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  • Alex, Sundew Ecology

Relocation, relocation, relocation

We move wildlife around the countryside for all sorts of reasons.

Much of this is accidental - I have often discovered plant seeds stuck to my clothing or been amazed at an Oak Bush Cricket's ability to cling onto a car at 70 mph.

These movements are normally benign, but when plants or animals are introduced to areas where they are not already found, their impact can be significant. Japanese Knotweed taking over brownfield sites via imported soil, rats destroying populations of seabirds on islands and Cane Toads eating everything in their path in Australia.


Adders are often relocated to make way for new developments. (photo Alex Cruickshank)

But some movements of wildlife are purposeful and deliberate. Species are often relocated to save them from destruction. House builders will sometimes employ ecologists to relocate species from the development site to another area in an attempt to protect them.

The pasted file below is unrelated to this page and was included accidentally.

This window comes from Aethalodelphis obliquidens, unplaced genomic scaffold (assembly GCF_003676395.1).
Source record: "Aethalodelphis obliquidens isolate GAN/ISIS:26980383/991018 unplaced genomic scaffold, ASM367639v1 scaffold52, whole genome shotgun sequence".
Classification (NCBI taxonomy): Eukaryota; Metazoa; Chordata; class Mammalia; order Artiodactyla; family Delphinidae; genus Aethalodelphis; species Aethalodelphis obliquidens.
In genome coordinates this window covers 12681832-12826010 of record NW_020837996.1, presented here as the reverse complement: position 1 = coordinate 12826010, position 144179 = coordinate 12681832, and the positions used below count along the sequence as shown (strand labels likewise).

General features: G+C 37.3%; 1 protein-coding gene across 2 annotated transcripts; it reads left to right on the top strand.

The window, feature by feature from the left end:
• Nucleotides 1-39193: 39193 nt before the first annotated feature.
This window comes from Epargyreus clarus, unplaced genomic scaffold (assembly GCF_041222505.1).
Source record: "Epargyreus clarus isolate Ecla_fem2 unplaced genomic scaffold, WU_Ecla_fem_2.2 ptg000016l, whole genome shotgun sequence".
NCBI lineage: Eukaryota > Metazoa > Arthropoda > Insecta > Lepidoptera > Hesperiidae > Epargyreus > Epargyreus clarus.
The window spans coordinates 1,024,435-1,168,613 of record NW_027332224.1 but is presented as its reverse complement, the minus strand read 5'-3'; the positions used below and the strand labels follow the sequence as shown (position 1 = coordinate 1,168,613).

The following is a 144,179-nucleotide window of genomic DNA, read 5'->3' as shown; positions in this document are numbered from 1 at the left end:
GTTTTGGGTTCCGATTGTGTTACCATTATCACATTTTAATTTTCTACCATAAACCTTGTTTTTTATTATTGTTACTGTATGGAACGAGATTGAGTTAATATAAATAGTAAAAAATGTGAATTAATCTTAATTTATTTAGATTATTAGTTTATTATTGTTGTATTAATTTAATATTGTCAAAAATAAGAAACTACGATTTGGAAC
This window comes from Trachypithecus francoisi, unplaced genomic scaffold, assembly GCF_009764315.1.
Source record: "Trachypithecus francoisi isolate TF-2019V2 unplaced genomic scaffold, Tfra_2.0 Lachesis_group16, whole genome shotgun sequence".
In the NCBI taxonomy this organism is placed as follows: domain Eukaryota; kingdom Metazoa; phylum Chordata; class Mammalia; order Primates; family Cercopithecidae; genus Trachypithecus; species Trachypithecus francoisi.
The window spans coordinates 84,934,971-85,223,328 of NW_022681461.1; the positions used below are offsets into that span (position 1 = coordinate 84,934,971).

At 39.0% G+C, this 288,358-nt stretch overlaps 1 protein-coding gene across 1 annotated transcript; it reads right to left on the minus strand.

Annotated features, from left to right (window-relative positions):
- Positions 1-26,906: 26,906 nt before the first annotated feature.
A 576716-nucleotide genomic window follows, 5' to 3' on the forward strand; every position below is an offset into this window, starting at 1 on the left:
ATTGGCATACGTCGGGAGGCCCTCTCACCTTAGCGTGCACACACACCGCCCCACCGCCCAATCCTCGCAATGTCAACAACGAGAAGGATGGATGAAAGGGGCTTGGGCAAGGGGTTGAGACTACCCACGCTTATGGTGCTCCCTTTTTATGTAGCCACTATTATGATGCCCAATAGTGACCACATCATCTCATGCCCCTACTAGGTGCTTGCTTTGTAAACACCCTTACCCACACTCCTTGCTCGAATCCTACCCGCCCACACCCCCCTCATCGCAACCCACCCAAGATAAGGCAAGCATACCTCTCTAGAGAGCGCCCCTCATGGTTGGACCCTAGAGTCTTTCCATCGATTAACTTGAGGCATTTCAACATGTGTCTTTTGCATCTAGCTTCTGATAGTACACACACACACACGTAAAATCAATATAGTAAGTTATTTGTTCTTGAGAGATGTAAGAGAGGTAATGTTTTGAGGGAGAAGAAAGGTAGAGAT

Reptiles are a favourite group for relocation - they are rare, relatively immobile and easily captured. Low, black plastic fencing is often seen around sites where reptiles have been removed in readiness for prospective development.

The recent news about Bermuda Land Snails being relocated to small islands off the main island led to me being invited to speak on BBC Radio Berkshire about the local snail relocation during the construction of the A34 Newbury bypass, 20 years ago.

Desmoulin's Whorl Snails are very fussy about where they live - that's why they are rare. They need wet, swampy conditions with tall vegetation. Unfortunately one of the few sites that they inhabit was in the path of the new road, so engineers created a new wetland and relocated as many snails as they could find (they are less then 2mm in size).

Ten years later the pipes taking water to this new 'wetland' were clogged and no snails could be found.

If we are to relocate some of our rarest wildlife in an effort to protect it, we need to to ensure that the place they are going to is ideal for them, that they will not disrupt the exisiting ecosystem and that the new population is monitored and any significant drop in population dealth with.

There is little point in spending time and money relocating species if all the efforts are for nothing a few years down the line.


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